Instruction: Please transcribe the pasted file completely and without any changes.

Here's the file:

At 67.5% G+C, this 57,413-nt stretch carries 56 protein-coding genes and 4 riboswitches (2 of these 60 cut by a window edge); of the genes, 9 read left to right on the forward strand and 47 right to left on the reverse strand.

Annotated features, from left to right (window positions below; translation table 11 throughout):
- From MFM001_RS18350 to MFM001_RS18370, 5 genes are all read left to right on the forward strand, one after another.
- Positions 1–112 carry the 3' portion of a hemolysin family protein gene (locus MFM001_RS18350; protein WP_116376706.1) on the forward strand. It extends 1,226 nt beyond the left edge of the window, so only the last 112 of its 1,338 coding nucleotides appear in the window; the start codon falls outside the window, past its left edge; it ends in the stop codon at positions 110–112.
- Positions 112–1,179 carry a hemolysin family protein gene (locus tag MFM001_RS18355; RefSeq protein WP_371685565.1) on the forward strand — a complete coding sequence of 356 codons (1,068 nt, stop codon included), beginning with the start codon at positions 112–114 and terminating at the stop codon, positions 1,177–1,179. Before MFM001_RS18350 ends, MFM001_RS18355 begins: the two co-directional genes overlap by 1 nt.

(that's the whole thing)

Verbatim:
At 67.5% G+C, this 57,413-nt stretch carries 56 protein-coding genes and 4 riboswitches (2 of these 60 cut by a window edge); of the genes, 9 read left to right on the forward strand and 47 right to left on the reverse strand.

Annotated features, from left to right (window positions below; translation table 11 throughout):
- From MFM001_RS18350 to MFM001_RS18370, 5 genes are all read left to right on the forward strand, one after another.
- Positions 1–112 carry the 3' portion of a hemolysin family protein gene (locus MFM001_RS18350; protein WP_116376706.1) on the forward strand. It extends 1,226 nt beyond the left edge of the window, so only the last 112 of its 1,338 coding nucleotides appear in the window; the start codon falls outside the window, past its left edge; it ends in the stop codon at positions 110–112.
- Positions 112–1,179 carry a hemolysin family protein gene (locus tag MFM001_RS18355; RefSeq protein WP_371685565.1) on the forward strand — a complete coding sequence of 356 codons (1,068 nt, stop codon included), beginning with the start codon at positions 112–114 and terminating at the stop codon, positions 1,177–1,179. Before MFM001_RS18350 ends, MFM001_RS18355 begins: the two co-directional genes overlap by 1 nt.